EU citizens: Are you ready to vote?

DISCLAIMER: All opinions in this column reflect the views of the author(s), not of EURACTIV.COM Ltd.

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Young participants of the European Youth Forum 2018 (C)European Union 2018-EP

With the European Parliament set to end its term on April 8 2019, EU citizens will be called to the ballot boxes to take part in European Parliamentary votes between 23-26 May 2019, in which 705 MEPs will stand for seats in the EU’s legislative chamber.

With many other challenges on the horizon, from migration to climate change, youth unemployment and data privacy, there has never been a more important time for Europe’s citizens to cast their opinions as to how they would like to be represented on Europe’s political stage.

Moreover, with fake news and disinformation on the rise, attempts to influence the democratic integrity of the European elections may seek to influence the voting intentions of a European public.

Along this axis, a recent malicious disinformation campaign during the referendum in Macedonia attempted to dissuade citizens from voting. The EU is aiming to prevent such malign interferences from negatively impacting participation at the ballot box next year.

With the involvement of EU citizens in next year’s elections so vital in safeguarding the longevity of the Union, volunteers from across the continent have recently banded together to build a campaign encouraging as many people as possible to take part in the 2019 elections.

#thistimeimvoting

The thistimeimvoting.eu project has been set up in 24 different languages and is dedicated to explaining the reasons why citizen involvement in the electoral process is so important.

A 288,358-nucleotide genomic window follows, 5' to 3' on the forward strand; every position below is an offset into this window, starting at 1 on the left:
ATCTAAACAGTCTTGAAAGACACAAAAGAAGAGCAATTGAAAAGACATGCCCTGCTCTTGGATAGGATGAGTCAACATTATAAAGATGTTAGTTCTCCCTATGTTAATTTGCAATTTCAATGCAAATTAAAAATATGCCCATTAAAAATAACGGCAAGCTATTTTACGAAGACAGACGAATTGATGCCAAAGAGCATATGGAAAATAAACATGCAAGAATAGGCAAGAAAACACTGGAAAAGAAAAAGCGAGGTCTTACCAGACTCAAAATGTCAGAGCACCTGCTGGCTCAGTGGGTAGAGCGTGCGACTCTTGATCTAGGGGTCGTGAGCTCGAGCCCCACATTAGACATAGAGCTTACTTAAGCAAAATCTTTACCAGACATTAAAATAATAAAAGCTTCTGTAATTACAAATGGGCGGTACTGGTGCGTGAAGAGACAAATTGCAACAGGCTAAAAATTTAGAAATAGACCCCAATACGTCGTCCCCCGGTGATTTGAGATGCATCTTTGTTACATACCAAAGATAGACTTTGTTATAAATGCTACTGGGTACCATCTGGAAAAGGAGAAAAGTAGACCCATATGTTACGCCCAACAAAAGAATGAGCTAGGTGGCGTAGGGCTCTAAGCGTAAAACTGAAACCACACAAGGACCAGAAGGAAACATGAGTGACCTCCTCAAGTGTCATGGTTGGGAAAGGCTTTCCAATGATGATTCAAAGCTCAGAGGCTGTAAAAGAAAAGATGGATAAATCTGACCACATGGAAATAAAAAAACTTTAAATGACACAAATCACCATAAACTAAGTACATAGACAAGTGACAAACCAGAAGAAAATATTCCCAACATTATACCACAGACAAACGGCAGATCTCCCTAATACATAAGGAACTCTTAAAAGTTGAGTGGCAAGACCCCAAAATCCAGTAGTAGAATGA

The campaign began earlier this year and calls upon Europeans to spread the word amongst communities at a local and national level on the importance of exercising their democratic right to vote.

The initiative is being promoted widely on social media, and a series of events are scheduled across the continent as a means to mobilize citizens, all upcoming happenings are listed on a map accessible here.

Volunteers taking part have been praising the successes of the project and also talking about why the issue of participation is so important to them ahead of the elections next year.

Roma, 22 & Julien, 25, from Belgium, explained the reasons behinds their commitment to take part in 2019.

“This time I’m voting for a European network that protects refugees,” Julian said. “It’s time to develop a strong collaboration between the various member states to bring a real international solidarity into being.”

Roma added that she would like to see a greater degree of harmony between member states across the union. “I’d like to see more solidarity in Europe and more cooperation to address the challenges we are facing today, such as the refugee crisis, the environment, and the threats that have been looming over us lately,” she said.

“I think these issues go beyond national jurisdictions, and the European Parliament should address them.”

Young people from across Europe have been rallying the cause for participation in the EU elections all year. As part of the European Youth Event in June, over 8,000 youngsters descended on the European Parliament in Strasbourg to discuss how to create a future Europe that can best represent its citizens.

Featuring discussions and debates on subjects ranging from the digital revolution, the impact of globalisation, the future of Europe and climate change, the event marked the launch of thistimeimvoting.eu, and was opened by European Parliament President Antonio Tajani.

Those attending the event represented “children of a modern, democratic and open Europe,” Tajani said, adding that they all have “a vital role to play in building the Europe of tomorrow”.

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